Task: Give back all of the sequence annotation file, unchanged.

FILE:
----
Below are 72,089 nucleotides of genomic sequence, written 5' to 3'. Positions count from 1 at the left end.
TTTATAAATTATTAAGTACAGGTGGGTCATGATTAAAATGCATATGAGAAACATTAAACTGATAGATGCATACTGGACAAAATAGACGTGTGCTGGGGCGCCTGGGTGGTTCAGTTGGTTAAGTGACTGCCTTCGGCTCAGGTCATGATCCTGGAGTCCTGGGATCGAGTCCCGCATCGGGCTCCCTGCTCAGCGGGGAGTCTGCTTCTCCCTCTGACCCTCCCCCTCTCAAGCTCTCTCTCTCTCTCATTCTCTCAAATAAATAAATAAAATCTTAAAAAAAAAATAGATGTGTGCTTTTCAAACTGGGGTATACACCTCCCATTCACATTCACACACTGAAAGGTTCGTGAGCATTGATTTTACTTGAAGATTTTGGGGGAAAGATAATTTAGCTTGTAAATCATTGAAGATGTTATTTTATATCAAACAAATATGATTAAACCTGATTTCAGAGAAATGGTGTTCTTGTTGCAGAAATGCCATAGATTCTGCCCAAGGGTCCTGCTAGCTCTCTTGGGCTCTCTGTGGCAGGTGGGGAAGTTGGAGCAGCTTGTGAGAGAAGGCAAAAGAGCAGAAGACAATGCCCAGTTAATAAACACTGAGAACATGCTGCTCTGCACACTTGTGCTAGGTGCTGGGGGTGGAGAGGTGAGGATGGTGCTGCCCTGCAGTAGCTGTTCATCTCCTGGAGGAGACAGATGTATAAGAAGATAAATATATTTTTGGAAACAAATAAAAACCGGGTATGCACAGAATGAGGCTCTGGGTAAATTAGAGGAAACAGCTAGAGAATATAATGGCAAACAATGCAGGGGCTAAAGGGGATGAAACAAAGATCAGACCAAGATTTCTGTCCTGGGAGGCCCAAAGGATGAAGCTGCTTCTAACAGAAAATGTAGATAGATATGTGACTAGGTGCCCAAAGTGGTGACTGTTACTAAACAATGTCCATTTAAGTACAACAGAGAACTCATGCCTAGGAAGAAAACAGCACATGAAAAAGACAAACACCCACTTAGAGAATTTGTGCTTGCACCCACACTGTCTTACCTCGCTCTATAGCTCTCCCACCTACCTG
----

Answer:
Below are 72,089 nucleotides of genomic sequence, written 5' to 3'. Positions count from 1 at the left end.
TTTATAAATTATTAAGTACAGGTGGGTCATGATTAAAATGCATATGAGAAACATTAAACTGATAGATGCATACTGGACAAAATAGACGTGTGCTGGGGCGCCTGGGTGGTTCAGTTGGTTAAGTGACTGCCTTCGGCTCAGGTCATGATCCTGGAGTCCTGGGATCGAGTCCCGCATCGGGCTCCCTGCTCAGCGGGGAGTCTGCTTCTCCCTCTGACCCTCCCCCTCTCAAGCTCTCTCTCTCTCTCATTCTCTCAAATAAATAAATAAAATCTTAAAAAAAAAATAGATGTGTGCTTTTCAAACTGGGGTATACACCTCCCATTCACATTCACACACTGAAAGGTTCGTGAGCATTGATTTTACTTGAAGATTTTGGGGGAAAGATAATTTAGCTTGTAAATCATTGAAGATGTTATTTTATATCAAACAAATATGATTAAACCTGATTTCAGAGAAATGGTGTTCTTGTTGCAGAAATGCCATAGATTCTGCCCAAGGGTCCTGCTAGCTCTCTTGGGCTCTCTGTGGCAGGTGGGGAAGTTGGAGCAGCTTGTGAGAGAAGGCAAAAGAGCAGAAGACAATGCCCAGTTAATAAACACTGAGAACATGCTGCTCTGCACACTTGTGCTAGGTGCTGGGGGTGGAGAGGTGAGGATGGTGCTGCCCTGCAGTAGCTGTTCATCTCCTGGAGGAGACAGATGTATAAGAAGATAAATATATTTTTGGAAACAAATAAAAACCGGGTATGCACAGAATGAGGCTCTGGGTAAATTAGAGGAAACAGCTAGAGAATATAATGGCAAACAATGCAGGGGCTAAAGGGGATGAAACAAAGATCAGACCAAGATTTCTGTCCTGGGAGGCCCAAAGGATGAAGCTGCTTCTAACAGAAAATGTAGATAGATATGTGACTAGGTGCCCAAAGTGGTGACTGTTACTAAACAATGTCCATTTAAGTACAACAGAGAACTCATGCCTAGGAAGAAAACAGCACATGAAAAAGACAAACACCCACTTAGAGAATTTGTGCTTGCACCCACACTGTCTTACCTCGCTCTATAGCTCTCCCACCTACCTG